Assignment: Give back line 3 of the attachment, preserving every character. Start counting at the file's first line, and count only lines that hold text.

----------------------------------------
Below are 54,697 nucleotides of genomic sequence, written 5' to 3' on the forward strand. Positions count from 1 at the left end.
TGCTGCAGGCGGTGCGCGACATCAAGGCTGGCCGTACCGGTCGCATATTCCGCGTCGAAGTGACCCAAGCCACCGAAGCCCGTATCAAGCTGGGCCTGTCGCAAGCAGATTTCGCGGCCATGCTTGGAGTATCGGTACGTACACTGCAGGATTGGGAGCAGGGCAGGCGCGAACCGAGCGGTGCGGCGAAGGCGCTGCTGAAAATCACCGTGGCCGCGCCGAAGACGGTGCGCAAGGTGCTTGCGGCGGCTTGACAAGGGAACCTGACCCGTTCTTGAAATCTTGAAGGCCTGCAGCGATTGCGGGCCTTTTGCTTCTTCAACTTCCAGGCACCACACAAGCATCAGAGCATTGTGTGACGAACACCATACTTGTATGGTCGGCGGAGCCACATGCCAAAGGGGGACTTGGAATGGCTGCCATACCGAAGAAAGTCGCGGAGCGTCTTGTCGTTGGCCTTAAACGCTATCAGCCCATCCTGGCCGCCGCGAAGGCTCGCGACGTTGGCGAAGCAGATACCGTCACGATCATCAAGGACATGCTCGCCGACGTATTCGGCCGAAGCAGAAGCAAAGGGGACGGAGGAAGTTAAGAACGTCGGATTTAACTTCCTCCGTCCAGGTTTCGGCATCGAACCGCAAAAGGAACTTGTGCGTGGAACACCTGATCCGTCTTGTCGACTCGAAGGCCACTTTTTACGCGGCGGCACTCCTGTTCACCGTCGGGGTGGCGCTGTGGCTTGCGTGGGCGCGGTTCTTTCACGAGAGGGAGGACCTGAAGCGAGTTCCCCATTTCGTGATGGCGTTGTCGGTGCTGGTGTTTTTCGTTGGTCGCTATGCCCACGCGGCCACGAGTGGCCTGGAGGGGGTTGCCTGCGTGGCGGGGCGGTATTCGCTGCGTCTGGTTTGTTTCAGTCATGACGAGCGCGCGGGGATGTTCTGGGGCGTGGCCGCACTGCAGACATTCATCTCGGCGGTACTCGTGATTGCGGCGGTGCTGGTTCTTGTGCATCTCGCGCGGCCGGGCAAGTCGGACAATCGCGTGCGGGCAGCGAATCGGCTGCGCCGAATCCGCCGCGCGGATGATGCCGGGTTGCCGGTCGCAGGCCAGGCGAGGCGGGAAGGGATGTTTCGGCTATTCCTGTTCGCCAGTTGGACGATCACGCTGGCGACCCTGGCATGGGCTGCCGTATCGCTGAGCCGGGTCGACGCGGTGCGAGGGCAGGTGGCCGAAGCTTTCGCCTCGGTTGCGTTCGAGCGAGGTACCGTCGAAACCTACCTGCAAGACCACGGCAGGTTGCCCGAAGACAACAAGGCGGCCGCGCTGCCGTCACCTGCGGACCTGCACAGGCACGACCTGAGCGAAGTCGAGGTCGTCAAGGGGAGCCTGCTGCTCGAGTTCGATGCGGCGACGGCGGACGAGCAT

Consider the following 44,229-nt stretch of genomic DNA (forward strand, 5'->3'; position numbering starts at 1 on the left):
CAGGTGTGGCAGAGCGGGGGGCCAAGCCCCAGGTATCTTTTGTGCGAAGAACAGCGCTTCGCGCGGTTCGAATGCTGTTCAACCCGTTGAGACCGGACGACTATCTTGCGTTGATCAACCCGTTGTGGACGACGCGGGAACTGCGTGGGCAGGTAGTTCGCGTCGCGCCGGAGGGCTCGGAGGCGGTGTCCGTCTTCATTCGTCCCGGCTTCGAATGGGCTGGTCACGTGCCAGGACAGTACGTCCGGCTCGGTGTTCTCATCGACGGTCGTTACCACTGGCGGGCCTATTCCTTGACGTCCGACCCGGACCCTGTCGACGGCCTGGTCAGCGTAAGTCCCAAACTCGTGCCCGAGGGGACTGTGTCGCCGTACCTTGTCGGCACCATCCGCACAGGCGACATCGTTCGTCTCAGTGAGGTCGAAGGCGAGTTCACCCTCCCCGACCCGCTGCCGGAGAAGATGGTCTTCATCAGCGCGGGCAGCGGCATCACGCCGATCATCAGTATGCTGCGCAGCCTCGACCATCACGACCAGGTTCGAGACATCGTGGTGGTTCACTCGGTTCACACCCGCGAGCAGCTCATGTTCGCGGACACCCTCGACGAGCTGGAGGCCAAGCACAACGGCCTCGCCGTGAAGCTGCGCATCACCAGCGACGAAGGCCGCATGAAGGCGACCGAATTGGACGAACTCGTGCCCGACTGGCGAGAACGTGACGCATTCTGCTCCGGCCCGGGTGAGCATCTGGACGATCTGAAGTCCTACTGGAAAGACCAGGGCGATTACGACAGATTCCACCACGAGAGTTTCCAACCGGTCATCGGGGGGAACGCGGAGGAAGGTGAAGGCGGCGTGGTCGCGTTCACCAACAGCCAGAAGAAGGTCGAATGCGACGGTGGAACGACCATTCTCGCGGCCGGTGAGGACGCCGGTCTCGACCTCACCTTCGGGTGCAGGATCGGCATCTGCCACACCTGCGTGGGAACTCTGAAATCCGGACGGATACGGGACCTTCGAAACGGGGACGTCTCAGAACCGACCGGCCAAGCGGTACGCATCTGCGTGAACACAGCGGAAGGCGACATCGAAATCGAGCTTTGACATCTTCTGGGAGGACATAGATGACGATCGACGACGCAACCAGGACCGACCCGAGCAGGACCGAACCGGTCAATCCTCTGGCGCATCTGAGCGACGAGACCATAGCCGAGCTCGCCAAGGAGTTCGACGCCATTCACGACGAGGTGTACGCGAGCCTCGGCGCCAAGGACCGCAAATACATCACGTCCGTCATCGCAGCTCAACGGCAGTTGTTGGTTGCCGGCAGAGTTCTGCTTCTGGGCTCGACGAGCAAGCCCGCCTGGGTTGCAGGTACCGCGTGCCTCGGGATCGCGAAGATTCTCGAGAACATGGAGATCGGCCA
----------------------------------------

Consider the following 44,229-nt stretch of genomic DNA (forward strand, 5'->3'; position numbering starts at 1 on the left):